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1. Overview

The call stack is a crucial data structure that manages method execution and variable scope in Java. The stack depth, or the number of active method calls it can hold, is an important consideration when dealing with recursive functions or deep call chains.

In this tutorial, we’ll explore techniques to determine the maximum depth of the Java call stack.

2. Understanding Java Call Stack

The Java call stacks follow a Last In, First Out (LIFO) structure. When a method is invoked, a new stack frame is pushed onto the top of the stack containing information like parameters, local variables, and return address. Once the method completes execution, its stack is popped off the stack.

The total stack size allocated to each thread determines the amount of data its call stack can hold. The default stack size varies by JVM implementation, but it’s typically around 1MB for a standard JVM.

We can check the default stack size for our JVM using the -XX:+PrintFlagsFinal parameter:

$ java -XX:+PrintFlagsFinal -version | grep ThreadStackSize

With a 1MB stack, we can make approximately 10000 to 20000 method calls before hitting the maximum depth, assuming each stack frame uses around 100 bytes. The key point is that the stack size limits how deep the call stack can grow.

3. Maximum Depth of Java Call Stack

Here’s an example that intentionally overflows the call stack to determine its maximum depth:

public class RecursiveCallStackOverflow {
    static int depth = 0;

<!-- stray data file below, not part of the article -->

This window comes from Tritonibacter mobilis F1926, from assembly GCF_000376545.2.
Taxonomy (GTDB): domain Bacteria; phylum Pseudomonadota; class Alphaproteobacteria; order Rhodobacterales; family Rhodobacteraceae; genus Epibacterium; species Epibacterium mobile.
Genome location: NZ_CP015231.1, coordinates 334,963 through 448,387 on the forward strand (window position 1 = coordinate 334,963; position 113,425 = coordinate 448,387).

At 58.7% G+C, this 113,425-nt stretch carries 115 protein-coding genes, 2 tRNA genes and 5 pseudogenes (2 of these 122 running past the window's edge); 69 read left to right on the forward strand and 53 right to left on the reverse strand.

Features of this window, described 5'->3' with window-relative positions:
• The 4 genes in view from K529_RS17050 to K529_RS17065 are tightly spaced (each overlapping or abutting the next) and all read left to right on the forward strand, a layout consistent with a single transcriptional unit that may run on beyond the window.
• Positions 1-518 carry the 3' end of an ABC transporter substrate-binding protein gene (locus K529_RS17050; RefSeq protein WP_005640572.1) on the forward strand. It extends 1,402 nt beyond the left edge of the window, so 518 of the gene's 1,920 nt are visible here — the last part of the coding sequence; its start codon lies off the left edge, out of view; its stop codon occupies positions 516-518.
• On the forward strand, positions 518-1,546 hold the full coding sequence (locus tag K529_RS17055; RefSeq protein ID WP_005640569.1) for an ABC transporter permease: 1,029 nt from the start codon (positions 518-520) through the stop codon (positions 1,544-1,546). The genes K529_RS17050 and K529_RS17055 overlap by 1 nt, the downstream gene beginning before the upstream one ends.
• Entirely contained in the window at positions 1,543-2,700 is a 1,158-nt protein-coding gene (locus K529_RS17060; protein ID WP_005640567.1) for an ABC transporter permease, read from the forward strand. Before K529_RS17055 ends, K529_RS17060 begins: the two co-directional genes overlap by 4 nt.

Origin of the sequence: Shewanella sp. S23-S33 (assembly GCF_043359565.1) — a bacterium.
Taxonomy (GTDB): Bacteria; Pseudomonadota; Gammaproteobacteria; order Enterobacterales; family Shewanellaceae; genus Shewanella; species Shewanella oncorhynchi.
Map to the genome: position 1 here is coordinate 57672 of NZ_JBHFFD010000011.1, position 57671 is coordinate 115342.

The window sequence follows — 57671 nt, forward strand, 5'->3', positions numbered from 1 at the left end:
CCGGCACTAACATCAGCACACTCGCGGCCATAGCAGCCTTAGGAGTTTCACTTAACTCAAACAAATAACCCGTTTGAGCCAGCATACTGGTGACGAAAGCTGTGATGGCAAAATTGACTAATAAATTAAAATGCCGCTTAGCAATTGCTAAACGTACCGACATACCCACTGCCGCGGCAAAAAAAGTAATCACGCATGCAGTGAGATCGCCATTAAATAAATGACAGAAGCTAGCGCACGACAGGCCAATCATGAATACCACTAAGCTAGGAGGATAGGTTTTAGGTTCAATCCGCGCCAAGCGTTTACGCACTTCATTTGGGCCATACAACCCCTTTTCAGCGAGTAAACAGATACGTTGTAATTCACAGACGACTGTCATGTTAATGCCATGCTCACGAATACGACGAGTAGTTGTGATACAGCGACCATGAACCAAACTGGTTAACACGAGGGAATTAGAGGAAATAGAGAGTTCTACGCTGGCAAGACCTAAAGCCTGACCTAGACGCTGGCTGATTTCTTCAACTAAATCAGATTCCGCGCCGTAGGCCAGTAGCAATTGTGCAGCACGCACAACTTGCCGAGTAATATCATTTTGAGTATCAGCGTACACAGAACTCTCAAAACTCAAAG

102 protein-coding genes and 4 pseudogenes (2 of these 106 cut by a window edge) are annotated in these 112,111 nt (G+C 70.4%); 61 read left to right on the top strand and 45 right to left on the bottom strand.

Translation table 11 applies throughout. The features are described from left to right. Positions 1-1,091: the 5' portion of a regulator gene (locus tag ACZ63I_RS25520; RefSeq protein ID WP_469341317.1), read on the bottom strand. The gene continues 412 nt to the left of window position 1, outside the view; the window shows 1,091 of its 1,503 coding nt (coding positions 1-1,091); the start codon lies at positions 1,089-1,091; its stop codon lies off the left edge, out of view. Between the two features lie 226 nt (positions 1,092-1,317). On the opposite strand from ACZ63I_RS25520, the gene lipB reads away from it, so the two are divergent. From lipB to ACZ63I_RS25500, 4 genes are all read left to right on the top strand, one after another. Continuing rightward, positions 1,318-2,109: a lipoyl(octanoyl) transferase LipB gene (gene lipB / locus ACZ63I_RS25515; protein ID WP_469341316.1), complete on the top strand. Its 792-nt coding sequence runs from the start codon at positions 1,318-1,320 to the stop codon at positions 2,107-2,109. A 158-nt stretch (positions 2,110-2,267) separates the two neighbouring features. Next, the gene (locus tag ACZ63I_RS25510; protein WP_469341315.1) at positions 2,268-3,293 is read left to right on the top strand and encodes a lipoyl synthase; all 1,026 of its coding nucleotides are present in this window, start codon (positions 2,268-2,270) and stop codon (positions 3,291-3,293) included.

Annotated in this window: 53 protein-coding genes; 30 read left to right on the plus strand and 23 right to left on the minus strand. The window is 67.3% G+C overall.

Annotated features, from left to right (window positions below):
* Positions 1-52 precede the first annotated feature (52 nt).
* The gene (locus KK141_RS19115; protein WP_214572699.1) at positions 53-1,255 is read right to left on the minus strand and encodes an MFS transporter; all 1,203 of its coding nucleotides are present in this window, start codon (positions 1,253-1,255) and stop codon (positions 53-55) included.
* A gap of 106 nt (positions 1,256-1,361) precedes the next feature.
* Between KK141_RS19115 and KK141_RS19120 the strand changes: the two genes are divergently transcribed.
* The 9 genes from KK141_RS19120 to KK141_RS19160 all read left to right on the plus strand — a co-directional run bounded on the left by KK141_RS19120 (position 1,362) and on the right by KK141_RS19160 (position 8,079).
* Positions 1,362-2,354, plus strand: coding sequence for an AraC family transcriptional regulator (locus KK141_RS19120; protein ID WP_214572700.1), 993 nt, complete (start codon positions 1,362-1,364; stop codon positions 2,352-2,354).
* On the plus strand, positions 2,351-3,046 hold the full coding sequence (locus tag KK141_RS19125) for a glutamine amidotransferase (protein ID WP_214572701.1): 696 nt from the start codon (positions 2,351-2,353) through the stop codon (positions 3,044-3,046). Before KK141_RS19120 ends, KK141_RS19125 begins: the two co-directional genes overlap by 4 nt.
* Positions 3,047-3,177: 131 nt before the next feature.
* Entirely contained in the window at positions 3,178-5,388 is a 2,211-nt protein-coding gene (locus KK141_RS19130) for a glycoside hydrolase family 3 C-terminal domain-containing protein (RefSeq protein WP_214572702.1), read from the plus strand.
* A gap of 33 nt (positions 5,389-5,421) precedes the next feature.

private static void recursiveStackOverflow() {
        depth++;
        recursiveStackOverflow();
    }
    
    public static void main(String[] args) {
        try {
            recursiveStackOverflow();
        } catch (StackOverflowError e) {
            System.out.println("Maximum depth of the call stack is " + depth);
        }
    }
}

The recursiveStackOverflow() simply increments a counter and calls itself recursively until the stack overflows. By catching the resulting error, we can print out the depth reached.

When we test this on a standard JVM, here’s the output:

Maximum depth of the call stack is 21792

Let’s check the default stack size of our JVM using the -XX:+PrintFlagsFinal parameter:

$ java -XX:+PrintFlagsFinal -version | grep ThreadStackSize

Here’s the default thread stack size of our JVM:

intx ThreadStackSize = 1024 

By default, the JVM allocates a 1MB thread stack size.

We can increase the maximum depth by allocating more stack space for the thread using the -Xss JVM parameter:

$ java -Xss2m RecursiveCallStackOverflow

With a 2MB thread stack size, here’s the output:

Maximum depth of the call stack is 49522

Doubling the stack size allowed the depth to increase proportionally.

4. Conclusion

In this article, we learned how to get the maximum depth of the stack call by recursively calling a method. Additionally, we saw that JVM has a default stack size. It can be increased by allocating more memory space to increase the depth of the stack call.

As always, the complete source code for the example is available over on GitHub.

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